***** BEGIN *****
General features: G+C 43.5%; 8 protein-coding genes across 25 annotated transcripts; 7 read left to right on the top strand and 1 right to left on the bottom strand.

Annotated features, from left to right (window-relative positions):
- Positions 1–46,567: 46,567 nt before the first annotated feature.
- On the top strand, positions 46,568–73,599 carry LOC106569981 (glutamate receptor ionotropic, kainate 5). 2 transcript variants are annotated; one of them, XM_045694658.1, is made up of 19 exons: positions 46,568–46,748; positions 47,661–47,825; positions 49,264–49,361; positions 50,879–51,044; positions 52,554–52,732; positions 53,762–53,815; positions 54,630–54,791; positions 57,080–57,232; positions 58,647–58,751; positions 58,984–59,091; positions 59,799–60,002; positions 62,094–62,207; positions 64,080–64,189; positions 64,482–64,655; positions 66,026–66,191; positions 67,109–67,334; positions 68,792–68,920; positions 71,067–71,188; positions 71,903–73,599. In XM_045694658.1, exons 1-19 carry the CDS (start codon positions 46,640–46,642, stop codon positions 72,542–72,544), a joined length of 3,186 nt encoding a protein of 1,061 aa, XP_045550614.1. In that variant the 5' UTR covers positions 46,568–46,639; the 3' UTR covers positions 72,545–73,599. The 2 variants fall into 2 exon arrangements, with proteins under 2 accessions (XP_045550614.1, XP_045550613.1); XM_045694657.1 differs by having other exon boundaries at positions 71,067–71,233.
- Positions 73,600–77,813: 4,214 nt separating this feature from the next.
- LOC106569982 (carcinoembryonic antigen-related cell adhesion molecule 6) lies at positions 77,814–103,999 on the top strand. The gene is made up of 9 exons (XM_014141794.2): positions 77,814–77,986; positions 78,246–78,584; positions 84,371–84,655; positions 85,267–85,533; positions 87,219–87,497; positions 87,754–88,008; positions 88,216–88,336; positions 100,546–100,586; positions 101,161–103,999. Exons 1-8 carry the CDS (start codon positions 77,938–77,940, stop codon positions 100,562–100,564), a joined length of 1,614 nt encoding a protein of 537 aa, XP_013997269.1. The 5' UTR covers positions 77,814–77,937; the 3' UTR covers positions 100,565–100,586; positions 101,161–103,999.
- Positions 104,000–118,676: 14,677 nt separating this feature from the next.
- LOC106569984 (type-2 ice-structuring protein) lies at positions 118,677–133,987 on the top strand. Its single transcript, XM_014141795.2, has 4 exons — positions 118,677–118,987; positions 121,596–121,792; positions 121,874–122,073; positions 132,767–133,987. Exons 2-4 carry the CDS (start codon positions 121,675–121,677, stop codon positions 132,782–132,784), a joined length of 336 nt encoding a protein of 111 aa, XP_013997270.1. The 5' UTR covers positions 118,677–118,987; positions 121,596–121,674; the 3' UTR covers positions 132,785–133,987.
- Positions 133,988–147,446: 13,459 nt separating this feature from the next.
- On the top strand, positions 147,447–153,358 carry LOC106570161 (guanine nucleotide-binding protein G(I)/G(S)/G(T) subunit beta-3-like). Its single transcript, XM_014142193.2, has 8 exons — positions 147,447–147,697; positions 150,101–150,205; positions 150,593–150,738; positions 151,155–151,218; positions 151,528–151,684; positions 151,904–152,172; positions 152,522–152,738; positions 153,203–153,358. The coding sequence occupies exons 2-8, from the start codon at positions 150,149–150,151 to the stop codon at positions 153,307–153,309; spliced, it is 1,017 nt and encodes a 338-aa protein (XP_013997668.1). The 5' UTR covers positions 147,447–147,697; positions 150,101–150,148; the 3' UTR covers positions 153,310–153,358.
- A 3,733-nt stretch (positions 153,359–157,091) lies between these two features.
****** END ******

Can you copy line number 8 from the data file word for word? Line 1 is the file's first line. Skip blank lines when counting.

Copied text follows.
- LOC106569984 (type-2 ice-structuring protein) lies at positions 118,677–133,987 on the top strand. Its single transcript, XM_014141795.2, has 4 exons — positions 118,677–118,987; positions 121,596–121,792; positions 121,874–122,073; positions 132,767–133,987. Exons 2-4 carry the CDS (start codon positions 121,675–121,677, stop codon positions 132,782–132,784), a joined length of 336 nt encoding a protein of 111 aa, XP_013997270.1. The 5' UTR covers positions 118,677–118,987; positions 121,596–121,674; the 3' UTR covers positions 132,785–133,987.